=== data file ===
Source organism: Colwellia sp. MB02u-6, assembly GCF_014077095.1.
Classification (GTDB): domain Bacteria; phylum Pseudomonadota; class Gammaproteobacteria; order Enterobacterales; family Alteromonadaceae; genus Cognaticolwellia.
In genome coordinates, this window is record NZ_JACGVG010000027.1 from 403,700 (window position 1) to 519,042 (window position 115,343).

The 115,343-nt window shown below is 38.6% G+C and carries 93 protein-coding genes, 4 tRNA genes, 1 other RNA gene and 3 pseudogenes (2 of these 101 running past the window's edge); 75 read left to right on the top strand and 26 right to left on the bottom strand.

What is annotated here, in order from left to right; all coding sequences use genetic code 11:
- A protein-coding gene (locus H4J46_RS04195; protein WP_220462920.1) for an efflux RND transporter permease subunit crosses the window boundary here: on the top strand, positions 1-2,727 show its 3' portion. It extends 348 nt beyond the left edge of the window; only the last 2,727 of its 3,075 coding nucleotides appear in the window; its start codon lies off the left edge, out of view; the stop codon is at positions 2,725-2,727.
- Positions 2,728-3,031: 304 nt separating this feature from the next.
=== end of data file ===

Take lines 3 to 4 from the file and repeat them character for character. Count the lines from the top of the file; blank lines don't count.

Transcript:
In genome coordinates, this window is record NZ_JACGVG010000027.1 from 403,700 (window position 1) to 519,042 (window position 115,343).

The 115,343-nt window shown below is 38.6% G+C and carries 93 protein-coding genes, 4 tRNA genes, 1 other RNA gene and 3 pseudogenes (2 of these 101 running past the window's edge); 75 read left to right on the top strand and 26 right to left on the bottom strand.